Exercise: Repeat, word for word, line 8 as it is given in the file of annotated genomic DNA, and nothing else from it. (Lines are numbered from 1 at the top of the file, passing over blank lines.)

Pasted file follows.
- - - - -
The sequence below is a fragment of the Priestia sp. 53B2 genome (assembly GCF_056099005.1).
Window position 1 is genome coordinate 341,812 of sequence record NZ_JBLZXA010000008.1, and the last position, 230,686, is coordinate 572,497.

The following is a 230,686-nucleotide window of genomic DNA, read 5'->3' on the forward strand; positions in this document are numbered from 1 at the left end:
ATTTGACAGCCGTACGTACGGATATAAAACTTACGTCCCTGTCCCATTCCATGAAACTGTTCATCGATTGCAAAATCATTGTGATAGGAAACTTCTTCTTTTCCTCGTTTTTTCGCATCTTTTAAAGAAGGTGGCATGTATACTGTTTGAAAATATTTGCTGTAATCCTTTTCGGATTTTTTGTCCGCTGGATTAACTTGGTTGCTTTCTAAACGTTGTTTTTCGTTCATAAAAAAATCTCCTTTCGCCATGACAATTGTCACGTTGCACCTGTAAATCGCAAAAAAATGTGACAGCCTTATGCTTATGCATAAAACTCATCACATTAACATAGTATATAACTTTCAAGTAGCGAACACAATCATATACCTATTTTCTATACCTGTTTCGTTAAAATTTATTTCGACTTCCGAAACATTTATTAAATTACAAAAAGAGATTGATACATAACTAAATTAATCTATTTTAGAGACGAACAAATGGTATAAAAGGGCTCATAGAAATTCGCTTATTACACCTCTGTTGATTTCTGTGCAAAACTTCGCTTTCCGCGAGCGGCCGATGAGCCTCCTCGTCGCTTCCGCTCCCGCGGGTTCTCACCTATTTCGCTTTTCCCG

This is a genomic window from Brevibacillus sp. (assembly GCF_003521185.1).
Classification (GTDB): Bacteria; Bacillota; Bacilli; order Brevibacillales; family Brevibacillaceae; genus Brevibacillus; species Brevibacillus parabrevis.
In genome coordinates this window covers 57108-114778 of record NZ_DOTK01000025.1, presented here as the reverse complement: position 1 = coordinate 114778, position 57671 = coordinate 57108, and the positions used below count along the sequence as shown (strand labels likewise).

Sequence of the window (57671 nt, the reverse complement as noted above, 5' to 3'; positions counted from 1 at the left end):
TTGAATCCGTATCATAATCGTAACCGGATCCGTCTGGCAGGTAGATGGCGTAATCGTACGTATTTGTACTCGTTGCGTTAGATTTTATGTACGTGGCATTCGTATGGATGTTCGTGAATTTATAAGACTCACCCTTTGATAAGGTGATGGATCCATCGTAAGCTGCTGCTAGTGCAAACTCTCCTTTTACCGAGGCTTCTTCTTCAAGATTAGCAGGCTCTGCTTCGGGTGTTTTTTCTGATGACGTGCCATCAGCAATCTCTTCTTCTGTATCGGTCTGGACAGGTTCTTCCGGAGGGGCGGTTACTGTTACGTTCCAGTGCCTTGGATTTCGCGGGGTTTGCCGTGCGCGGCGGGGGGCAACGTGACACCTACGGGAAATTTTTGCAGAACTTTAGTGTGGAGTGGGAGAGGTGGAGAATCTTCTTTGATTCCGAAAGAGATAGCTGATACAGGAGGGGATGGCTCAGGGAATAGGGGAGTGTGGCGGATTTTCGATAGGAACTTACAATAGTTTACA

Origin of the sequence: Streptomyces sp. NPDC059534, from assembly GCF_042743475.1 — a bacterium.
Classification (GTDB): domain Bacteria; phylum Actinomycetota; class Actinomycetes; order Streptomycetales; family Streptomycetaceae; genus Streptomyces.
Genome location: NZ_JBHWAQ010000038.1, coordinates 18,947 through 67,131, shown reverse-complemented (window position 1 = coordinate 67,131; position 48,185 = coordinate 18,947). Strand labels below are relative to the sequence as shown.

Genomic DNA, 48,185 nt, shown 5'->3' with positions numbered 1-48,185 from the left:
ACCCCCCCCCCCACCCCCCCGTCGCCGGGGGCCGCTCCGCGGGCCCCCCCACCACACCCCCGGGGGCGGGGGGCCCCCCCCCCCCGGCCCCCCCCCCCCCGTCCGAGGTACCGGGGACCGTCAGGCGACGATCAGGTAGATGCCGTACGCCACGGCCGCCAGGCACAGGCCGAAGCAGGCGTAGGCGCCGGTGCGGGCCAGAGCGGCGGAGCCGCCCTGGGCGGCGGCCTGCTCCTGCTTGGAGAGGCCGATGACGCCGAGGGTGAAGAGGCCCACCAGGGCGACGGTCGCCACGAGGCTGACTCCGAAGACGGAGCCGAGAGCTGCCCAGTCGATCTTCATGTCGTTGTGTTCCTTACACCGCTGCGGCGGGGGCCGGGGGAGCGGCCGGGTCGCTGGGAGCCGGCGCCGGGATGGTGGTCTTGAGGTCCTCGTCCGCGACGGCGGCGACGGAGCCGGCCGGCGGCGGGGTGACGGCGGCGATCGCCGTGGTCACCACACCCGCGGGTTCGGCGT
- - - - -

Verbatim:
Sequence of the window (57671 nt, the reverse complement as noted above, 5' to 3'; positions counted from 1 at the left end):